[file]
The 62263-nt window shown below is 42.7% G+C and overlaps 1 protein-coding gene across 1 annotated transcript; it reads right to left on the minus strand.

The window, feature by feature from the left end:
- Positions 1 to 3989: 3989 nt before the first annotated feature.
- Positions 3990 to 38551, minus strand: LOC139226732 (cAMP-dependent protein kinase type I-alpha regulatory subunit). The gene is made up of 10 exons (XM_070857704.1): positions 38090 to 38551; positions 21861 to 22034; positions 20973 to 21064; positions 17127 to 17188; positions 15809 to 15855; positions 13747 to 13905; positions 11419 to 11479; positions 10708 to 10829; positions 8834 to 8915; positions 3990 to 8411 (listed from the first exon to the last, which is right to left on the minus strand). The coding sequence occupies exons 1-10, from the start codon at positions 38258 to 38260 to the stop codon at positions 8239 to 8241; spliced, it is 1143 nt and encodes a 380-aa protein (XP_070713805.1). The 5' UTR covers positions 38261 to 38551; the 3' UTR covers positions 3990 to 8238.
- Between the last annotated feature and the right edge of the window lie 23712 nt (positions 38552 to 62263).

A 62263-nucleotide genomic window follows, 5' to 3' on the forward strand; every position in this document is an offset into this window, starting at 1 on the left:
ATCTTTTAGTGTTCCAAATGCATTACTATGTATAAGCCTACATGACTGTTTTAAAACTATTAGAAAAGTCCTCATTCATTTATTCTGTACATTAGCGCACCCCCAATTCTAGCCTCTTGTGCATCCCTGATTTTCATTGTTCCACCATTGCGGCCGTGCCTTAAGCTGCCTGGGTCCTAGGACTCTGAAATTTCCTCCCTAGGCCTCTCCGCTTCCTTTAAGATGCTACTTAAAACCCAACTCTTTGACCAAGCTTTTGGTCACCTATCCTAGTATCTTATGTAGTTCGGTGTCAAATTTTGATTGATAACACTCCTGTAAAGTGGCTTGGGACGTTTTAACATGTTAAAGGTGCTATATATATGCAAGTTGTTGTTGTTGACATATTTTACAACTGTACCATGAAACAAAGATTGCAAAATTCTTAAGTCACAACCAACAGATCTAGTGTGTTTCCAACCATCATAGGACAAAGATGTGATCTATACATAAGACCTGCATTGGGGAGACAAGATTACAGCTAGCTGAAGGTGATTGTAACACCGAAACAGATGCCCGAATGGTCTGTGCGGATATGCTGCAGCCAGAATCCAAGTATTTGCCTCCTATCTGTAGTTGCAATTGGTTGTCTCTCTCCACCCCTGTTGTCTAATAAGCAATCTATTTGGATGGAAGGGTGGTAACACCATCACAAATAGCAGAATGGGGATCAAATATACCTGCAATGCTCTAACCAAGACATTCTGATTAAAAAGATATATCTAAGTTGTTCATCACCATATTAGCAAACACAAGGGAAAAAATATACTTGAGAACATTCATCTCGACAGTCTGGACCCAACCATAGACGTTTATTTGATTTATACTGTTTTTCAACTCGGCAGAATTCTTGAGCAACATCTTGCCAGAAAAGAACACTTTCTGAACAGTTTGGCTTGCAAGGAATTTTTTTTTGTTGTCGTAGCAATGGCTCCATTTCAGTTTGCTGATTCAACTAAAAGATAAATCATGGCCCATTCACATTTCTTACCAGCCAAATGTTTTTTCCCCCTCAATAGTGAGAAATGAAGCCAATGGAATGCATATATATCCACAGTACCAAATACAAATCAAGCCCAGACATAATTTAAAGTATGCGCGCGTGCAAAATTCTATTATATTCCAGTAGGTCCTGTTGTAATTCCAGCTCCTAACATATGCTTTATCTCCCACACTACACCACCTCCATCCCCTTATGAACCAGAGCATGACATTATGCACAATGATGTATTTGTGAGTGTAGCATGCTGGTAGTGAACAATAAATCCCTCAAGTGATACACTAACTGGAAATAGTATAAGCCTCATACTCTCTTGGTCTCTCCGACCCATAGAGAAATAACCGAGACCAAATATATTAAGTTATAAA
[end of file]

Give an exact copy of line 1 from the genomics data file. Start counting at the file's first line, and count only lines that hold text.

The 62263-nt window shown below is 42.7% G+C and overlaps 1 protein-coding gene across 1 annotated transcript; it reads right to left on the minus strand.